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Russia Criticizes Reported U.S. Refusal To Join Moscow Talks On Afghanistan

Taliban fighters celebrate a cease-fire in the Ghanikhel district of Nangarhar Province on June 16.
Taliban fighters celebrate a cease-fire in the Ghanikhel district of Nangarhar Province on June 16.

Russia's Foreign Ministry has criticized Washington's reported refusal to send delegates to Moscow-hosted peace talks on Afghanistan after Interfax quoted a U.S. State Department spokesperson as saying the United States would not take part in the September 4 meeting.

A statement from the Russian ministry on August 22 said Washington's "refusal to attend the Moscow meeting on Afghanistan show Washington has no interest in launching a peace process in Afghanistan."

"We have learned with regret from the United States Department of State's statement that the Americans will not take part in the Moscow" meeting, the ministry said. "Admittedly, this step does not cause great surprise."

In a push to have a more prominent role in Afghanistan, Russia says it invited representatives from 11 other countries to the talks, including the United States.

The Foreign Ministry said on August 22 that other countries invited to the talks included Afghanistan, Pakistan, China, Iran, India, and the five former Soviet republics in Central Asia.

Russian Foreign Minister Sergei Lavrov said on August 21 that representatives of the Taliban had also been invited to the Moscow meeting and had accepted.

"The first reaction was positive," Lavrov said. "They are planning to take part in the meeting.

A senior Taliban commander also confirmed that the militant group would send a delegation to Russia "for the sake of finding peace in Afghanistan."

That Taliban member, who spoke on condition of anonymity, said Taliban delegates would also be sent to other countries in the region -- including Pakistan and China -- "to take them into confidence and address their concerns."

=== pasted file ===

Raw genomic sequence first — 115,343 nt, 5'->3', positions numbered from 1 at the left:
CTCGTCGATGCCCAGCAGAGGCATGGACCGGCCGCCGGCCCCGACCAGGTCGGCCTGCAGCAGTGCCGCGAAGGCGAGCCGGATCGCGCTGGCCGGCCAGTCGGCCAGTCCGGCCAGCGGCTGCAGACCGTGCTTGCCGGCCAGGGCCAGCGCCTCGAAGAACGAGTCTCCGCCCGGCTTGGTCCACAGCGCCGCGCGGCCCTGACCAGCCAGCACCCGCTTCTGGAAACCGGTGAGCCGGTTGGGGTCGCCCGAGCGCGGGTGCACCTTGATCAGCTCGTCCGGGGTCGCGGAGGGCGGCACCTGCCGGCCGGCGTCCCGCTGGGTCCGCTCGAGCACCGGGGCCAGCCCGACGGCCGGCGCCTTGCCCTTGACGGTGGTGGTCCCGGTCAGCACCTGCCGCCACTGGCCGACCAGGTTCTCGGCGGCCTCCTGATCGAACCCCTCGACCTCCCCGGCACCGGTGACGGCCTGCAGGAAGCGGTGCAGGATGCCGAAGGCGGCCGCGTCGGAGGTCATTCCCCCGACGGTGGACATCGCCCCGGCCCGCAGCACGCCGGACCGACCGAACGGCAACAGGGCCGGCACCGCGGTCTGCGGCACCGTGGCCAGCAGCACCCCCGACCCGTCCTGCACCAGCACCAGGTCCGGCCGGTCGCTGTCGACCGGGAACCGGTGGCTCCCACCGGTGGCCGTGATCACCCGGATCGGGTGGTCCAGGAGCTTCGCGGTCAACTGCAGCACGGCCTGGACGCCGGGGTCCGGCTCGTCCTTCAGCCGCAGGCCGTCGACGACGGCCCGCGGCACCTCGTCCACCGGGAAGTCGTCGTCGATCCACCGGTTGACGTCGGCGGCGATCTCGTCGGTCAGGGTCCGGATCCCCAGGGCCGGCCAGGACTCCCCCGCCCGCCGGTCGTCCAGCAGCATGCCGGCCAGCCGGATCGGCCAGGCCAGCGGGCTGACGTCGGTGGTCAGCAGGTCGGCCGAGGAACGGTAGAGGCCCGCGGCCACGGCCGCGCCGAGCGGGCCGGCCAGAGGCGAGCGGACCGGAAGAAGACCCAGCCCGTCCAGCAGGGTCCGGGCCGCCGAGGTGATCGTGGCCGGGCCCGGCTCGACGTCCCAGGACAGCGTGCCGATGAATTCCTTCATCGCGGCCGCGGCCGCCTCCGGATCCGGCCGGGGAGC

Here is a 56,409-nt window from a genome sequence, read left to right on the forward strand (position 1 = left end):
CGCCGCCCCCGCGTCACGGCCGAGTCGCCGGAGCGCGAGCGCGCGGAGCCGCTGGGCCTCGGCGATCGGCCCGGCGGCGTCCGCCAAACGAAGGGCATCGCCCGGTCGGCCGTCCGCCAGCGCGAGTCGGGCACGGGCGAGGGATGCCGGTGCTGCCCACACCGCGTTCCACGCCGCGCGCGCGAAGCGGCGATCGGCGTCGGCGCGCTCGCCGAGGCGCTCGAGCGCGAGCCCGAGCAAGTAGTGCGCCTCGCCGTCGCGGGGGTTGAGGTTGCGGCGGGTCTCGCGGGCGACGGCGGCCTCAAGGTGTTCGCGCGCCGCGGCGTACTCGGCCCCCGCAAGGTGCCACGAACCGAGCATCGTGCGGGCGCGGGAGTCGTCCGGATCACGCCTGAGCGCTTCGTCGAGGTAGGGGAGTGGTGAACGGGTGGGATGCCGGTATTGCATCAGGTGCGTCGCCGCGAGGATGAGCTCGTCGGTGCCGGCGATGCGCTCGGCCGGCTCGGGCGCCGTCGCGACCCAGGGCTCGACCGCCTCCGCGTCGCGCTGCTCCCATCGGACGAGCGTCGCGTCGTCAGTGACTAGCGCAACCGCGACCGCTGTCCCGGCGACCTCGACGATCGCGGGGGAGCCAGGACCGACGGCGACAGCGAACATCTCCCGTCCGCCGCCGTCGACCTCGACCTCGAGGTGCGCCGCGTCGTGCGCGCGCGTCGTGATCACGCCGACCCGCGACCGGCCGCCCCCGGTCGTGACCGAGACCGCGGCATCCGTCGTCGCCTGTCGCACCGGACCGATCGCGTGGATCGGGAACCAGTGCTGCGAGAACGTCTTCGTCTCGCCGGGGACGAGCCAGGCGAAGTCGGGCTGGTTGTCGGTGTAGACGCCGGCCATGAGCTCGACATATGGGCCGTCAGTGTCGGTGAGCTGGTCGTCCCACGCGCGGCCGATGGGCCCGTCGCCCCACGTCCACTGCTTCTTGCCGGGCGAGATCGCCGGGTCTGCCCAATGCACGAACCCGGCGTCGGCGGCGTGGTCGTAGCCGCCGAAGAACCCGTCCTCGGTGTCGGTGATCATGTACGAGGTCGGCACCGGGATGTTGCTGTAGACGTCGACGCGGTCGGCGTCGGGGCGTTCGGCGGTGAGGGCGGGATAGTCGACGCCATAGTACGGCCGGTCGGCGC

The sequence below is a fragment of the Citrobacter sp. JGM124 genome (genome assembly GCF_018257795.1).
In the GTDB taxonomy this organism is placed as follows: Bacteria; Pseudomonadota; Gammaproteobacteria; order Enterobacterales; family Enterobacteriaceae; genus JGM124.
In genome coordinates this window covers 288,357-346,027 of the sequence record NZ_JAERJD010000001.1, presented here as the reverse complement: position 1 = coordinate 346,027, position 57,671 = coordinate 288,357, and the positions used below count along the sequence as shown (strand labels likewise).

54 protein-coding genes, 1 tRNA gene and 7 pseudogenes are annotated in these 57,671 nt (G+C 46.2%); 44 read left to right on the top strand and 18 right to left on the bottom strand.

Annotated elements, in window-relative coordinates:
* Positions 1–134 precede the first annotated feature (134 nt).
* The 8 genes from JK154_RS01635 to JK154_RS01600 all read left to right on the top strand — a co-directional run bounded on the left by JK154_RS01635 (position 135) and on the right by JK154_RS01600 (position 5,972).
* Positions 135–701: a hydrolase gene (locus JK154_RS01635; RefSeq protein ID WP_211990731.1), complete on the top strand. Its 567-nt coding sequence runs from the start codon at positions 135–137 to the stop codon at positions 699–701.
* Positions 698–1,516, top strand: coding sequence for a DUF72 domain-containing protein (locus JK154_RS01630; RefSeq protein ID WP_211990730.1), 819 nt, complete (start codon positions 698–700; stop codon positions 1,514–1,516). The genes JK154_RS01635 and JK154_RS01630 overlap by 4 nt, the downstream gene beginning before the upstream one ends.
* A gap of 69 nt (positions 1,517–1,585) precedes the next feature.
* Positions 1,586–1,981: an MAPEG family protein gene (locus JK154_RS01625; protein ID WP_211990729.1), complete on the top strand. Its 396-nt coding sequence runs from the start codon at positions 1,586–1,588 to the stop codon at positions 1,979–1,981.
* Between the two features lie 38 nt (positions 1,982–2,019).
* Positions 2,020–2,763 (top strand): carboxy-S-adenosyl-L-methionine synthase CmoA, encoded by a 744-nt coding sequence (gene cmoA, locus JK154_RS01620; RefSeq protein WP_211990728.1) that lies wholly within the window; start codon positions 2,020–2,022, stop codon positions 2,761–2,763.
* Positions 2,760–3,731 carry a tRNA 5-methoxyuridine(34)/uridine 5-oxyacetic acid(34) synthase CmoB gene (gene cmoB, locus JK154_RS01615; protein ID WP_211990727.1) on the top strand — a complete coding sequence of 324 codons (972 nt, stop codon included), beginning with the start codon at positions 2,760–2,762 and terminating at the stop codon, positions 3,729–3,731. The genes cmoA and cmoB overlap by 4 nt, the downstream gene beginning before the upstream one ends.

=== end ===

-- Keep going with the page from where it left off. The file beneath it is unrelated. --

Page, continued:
Russia is also rejecting claims by the Afghan government that Russia aims to use the Taliban to fight against the Islamic State (IS) extremist group.

The claim was made by Afghan Ambassador Abdul Qayyum Kochai. But the Russia Foreign Ministry said it was based on "insinuations" and "completely distorts the meaning of Russia's policy on Afghanistan."

An IS affiliate in Afghanistan has staged a series of major attacks in recent years and has repeatedly clashed with Taliban fighters.

That Afghan branch of IS has been seen as threatening to Russia and the former Soviet republics in Central Asia because it includes many battle-hardened Uzbek militants.

"I can't even hypothetically imagine how Russia could sue the Taliban for fighting IS," Lavrov said on August 21. "We fight the IS with all means available. We support Syria in that struggle. We help equip the Iraqi Army for the same goal and we naturally would like to see the people of Afghanistan getting rid of IS."

Russian President Vladimir Putin supported the U.S. invasion of Afghanistan after the September 11, 2001, terrorist attacks.

But Moscow has been stepping up its own diplomatic outreach across the region, and has grown increasingly critical of U.S. actions, as relations with Washington have deteriorated in recent years.

With reporting by Reuters, AP, AFP, dpa, Interfax, and TASS